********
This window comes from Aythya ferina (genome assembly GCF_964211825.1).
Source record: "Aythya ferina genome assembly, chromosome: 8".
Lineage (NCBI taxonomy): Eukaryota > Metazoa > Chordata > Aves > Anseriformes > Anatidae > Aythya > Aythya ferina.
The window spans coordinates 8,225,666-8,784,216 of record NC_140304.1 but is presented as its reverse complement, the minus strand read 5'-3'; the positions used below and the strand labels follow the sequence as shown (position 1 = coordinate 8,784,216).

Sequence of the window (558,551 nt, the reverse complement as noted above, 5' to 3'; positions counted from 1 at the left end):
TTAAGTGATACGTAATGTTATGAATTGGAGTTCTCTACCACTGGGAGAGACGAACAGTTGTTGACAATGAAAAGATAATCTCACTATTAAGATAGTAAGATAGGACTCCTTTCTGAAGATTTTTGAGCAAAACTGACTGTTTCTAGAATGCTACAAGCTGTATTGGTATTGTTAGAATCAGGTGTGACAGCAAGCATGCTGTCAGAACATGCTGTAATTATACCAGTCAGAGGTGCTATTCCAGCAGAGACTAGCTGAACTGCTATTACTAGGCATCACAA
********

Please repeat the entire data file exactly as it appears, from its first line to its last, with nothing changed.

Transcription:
This window comes from Aythya ferina (genome assembly GCF_964211825.1).
Source record: "Aythya ferina genome assembly, chromosome: 8".
Lineage (NCBI taxonomy): Eukaryota > Metazoa > Chordata > Aves > Anseriformes > Anatidae > Aythya > Aythya ferina.
The window spans coordinates 8,225,666-8,784,216 of record NC_140304.1 but is presented as its reverse complement, the minus strand read 5'-3'; the positions used below and the strand labels follow the sequence as shown (position 1 = coordinate 8,784,216).

Sequence of the window (558,551 nt, the reverse complement as noted above, 5' to 3'; positions counted from 1 at the left end):
TTAAGTGATACGTAATGTTATGAATTGGAGTTCTCTACCACTGGGAGAGACGAACAGTTGTTGACAATGAAAAGATAATCTCACTATTAAGATAGTAAGATAGGACTCCTTTCTGAAGATTTTTGAGCAAAACTGACTGTTTCTAGAATGCTACAAGCTGTATTGGTATTGTTAGAATCAGGTGTGACAGCAAGCATGCTGTCAGAACATGCTGTAATTATACCAGTCAGAGGTGCTATTCCAGCAGAGACTAGCTGAACTGCTATTACTAGGCATCACAA